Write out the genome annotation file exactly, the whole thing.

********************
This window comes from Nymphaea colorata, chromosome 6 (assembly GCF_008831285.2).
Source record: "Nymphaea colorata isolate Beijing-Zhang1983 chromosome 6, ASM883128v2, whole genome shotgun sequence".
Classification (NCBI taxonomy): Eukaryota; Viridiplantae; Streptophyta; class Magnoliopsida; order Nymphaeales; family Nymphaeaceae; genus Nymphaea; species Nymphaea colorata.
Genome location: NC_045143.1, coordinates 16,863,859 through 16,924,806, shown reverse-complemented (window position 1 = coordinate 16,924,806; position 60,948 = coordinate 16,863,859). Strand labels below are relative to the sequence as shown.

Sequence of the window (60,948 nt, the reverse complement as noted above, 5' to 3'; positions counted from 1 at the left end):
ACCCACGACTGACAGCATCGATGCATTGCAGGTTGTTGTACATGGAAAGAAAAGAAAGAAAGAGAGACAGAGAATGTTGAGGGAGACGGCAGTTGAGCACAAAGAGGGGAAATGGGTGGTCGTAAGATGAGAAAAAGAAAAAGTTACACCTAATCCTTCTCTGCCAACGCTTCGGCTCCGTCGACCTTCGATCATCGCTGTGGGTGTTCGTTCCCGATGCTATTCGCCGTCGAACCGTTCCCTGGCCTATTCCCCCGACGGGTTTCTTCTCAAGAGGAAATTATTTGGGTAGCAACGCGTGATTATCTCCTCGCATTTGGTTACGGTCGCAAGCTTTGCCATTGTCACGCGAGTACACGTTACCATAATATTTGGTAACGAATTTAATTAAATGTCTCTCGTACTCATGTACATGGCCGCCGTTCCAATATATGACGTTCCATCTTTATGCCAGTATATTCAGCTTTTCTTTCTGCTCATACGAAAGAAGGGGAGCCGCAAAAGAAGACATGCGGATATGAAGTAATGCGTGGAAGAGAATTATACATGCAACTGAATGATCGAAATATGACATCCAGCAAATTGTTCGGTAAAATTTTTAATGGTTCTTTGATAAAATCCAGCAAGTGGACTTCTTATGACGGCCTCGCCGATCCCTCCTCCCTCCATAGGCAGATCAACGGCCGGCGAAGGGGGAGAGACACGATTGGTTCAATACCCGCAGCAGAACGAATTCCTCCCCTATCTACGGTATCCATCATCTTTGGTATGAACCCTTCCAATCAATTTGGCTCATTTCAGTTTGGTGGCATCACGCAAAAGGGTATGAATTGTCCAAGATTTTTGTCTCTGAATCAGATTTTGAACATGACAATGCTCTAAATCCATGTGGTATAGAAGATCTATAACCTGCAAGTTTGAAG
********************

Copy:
This window comes from Nymphaea colorata, chromosome 6 (assembly GCF_008831285.2).
Source record: "Nymphaea colorata isolate Beijing-Zhang1983 chromosome 6, ASM883128v2, whole genome shotgun sequence".
Classification (NCBI taxonomy): Eukaryota; Viridiplantae; Streptophyta; class Magnoliopsida; order Nymphaeales; family Nymphaeaceae; genus Nymphaea; species Nymphaea colorata.
Genome location: NC_045143.1, coordinates 16,863,859 through 16,924,806, shown reverse-complemented (window position 1 = coordinate 16,924,806; position 60,948 = coordinate 16,863,859). Strand labels below are relative to the sequence as shown.

Sequence of the window (60,948 nt, the reverse complement as noted above, 5' to 3'; positions counted from 1 at the left end):
ACCCACGACTGACAGCATCGATGCATTGCAGGTTGTTGTACATGGAAAGAAAAGAAAGAAAGAGAGACAGAGAATGTTGAGGGAGACGGCAGTTGAGCACAAAGAGGGGAAATGGGTGGTCGTAAGATGAGAAAAAGAAAAAGTTACACCTAATCCTTCTCTGCCAACGCTTCGGCTCCGTCGACCTTCGATCATCGCTGTGGGTGTTCGTTCCCGATGCTATTCGCCGTCGAACCGTTCCCTGGCCTATTCCCCCGACGGGTTTCTTCTCAAGAGGAAATTATTTGGGTAGCAACGCGTGATTATCTCCTCGCATTTGGTTACGGTCGCAAGCTTTGCCATTGTCACGCGAGTACACGTTACCATAATATTTGGTAACGAATTTAATTAAATGTCTCTCGTACTCATGTACATGGCCGCCGTTCCAATATATGACGTTCCATCTTTATGCCAGTATATTCAGCTTTTCTTTCTGCTCATACGAAAGAAGGGGAGCCGCAAAAGAAGACATGCGGATATGAAGTAATGCGTGGAAGAGAATTATACATGCAACTGAATGATCGAAATATGACATCCAGCAAATTGTTCGGTAAAATTTTTAATGGTTCTTTGATAAAATCCAGCAAGTGGACTTCTTATGACGGCCTCGCCGATCCCTCCTCCCTCCATAGGCAGATCAACGGCCGGCGAAGGGGGAGAGACACGATTGGTTCAATACCCGCAGCAGAACGAATTCCTCCCCTATCTACGGTATCCATCATCTTTGGTATGAACCCTTCCAATCAATTTGGCTCATTTCAGTTTGGTGGCATCACGCAAAAGGGTATGAATTGTCCAAGATTTTTGTCTCTGAATCAGATTTTGAACATGACAATGCTCTAAATCCATGTGGTATAGAAGATCTATAACCTGCAAGTTTGAAG